Just over the Cambridge border into the area known today as South Holland in Lincolnshire, is a field that was a small airfield during the First World War. Designed for home defence, it was used for attacking marauding Zeppelin airships approaching England across the North Sea. Larger towns and cities such as Norwich and Lincoln were prime targets, although most designated targets were much further north for example Manchester and Liverpool. To protect themselves, the crews of these mighty airships flew at night and at altitude, but navigation skills were poor and crews were generally unaware of their actual location. As a result, they rarely made it beyond the eastern counties or the Fens of Cambridge and Lincolnshire. Because of poor weather and inexperienced pilots flying against these ships, some Zeppelins were able to wander – at the will of the weather – for as much as 10 hours unabated, randomly dropping bombs on what they considered to be ‘prime targets’.
A major turning point in this air-war, was the night of January 31st 1916 when nine Zeppelins of the German Navy attacked what they believed to be the industrial north-west. In fact they had barely got beyond the lower regions of Lincolnshire before dropping their ordnance. These attacks resulted in the loss of sixty-one people and whilst no British fighter was known to have engaged the airships, a number of Royal Flying Corps (R.F.C) crews were lost due to bad weather.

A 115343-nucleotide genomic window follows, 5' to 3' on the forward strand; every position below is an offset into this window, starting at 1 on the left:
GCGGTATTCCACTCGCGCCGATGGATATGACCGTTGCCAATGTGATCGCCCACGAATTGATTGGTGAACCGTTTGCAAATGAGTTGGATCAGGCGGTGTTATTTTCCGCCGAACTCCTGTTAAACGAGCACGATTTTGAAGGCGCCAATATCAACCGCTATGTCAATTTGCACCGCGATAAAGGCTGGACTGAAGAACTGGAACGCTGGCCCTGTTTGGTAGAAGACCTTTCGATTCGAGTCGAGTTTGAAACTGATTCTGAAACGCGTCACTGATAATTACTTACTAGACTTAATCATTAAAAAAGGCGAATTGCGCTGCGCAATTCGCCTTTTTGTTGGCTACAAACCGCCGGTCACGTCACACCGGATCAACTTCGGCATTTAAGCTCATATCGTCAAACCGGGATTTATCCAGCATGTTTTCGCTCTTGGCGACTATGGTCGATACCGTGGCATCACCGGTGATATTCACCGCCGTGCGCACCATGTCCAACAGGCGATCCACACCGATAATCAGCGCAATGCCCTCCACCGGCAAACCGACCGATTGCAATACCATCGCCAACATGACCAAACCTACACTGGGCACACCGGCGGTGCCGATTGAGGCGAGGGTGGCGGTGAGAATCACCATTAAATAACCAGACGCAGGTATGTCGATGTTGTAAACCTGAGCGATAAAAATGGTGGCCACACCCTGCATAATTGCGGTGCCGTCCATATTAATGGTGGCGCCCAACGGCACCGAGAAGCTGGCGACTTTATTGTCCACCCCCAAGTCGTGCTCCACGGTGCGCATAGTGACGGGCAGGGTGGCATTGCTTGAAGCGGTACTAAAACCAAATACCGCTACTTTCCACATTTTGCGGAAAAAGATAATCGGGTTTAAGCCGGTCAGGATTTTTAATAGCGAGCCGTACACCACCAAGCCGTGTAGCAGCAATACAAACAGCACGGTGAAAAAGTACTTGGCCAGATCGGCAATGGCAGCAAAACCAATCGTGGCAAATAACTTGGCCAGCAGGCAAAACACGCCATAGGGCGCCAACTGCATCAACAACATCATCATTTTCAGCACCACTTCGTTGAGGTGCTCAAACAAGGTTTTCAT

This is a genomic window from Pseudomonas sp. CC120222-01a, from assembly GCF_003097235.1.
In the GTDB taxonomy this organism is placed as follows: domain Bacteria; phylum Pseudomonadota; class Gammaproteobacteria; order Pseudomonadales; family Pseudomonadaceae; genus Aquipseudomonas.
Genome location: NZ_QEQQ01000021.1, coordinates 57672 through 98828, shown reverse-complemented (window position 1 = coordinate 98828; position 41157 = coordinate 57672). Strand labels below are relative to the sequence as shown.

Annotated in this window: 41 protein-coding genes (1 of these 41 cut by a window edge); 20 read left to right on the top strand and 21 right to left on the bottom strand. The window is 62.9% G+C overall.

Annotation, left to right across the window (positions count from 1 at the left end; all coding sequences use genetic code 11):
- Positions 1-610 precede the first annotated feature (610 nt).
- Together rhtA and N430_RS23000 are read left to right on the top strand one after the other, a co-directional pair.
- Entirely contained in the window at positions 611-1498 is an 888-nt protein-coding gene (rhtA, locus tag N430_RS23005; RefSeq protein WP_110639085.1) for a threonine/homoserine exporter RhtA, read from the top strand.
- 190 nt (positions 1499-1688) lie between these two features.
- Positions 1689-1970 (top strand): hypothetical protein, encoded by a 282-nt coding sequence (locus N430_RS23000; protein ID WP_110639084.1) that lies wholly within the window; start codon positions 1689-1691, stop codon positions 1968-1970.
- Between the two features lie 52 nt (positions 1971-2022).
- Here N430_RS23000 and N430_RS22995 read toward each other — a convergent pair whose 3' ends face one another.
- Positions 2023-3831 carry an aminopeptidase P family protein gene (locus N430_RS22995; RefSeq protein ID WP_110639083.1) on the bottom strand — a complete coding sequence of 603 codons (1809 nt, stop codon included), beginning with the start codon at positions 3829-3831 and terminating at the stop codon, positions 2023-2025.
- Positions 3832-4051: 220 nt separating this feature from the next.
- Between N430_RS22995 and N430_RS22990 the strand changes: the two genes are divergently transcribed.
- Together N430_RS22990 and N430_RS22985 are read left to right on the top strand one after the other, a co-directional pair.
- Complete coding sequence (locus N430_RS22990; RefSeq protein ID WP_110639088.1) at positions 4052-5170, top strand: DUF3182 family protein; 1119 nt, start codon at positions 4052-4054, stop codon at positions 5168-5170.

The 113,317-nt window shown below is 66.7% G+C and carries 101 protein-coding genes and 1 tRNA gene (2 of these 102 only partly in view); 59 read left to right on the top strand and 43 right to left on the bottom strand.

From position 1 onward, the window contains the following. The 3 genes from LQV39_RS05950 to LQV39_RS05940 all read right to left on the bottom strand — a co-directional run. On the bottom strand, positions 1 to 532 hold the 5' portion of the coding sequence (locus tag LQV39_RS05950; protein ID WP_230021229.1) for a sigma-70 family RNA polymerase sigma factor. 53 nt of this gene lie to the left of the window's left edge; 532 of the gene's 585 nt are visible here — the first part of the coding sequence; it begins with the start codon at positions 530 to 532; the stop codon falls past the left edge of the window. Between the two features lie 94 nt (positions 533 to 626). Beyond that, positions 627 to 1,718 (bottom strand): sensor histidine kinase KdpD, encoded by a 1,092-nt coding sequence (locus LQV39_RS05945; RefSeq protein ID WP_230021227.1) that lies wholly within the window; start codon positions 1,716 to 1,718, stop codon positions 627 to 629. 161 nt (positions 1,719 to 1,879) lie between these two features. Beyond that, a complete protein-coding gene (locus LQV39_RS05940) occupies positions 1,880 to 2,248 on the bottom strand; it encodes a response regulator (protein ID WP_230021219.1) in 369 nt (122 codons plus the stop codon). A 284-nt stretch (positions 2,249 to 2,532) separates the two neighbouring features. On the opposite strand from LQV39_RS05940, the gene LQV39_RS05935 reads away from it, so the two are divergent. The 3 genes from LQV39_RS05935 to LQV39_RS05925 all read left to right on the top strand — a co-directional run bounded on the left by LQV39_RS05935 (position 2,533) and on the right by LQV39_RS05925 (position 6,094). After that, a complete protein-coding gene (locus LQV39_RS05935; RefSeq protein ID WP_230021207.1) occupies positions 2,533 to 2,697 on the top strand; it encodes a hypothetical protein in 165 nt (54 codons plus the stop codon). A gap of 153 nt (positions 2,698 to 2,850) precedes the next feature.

This disastrous night led to major changes in the Home Defence Squadrons of the R.F.C and R.N.A.S (Royal Naval Air Service), a process that would take a considerable time to complete.
As a part of these changes, an airfield was developed just south of the South Holland Drain a mile or so north of the village of Tydd St. Mary.
RAF Tydd St. Mary
Designed as a class 1 landing ground, Tydd St. Mary covered 125 acres by the time it closed in 1919. Development of the site began in mid 1916 following the re-organisation of the home defence force, but the first units didn’t arrive until the autumn of 1917. Not much more than a field, it did eventually have a small number of Bessonneau*1 hangars and a small selection of crew huts.
The main unit to use Tydd St. Mary was 51 Home Defence (HD) Squadron whose main flight was based at Thetford. Formed from the nucleus of 9 Reserve Squadron (RS) on 15th May 1916, they moved to Hingham with flights dispersed at Harling Road, Norwich (‘A’ Flight), Mattishall (‘B’ Flight), ) and Narborough (‘C’ Flight). Initially they were equipped with the BE2c, which were soon replaced by the BE12 and subsequently the FE2b aircraft and then the BE2e in December 1916.
For a short while Zeppelin intruder flights were rare and this breather allowed for extensive practice flights by both 51 (HD) Sqn and their partner unit 38 (HD) Sqn who were based a little further to the north.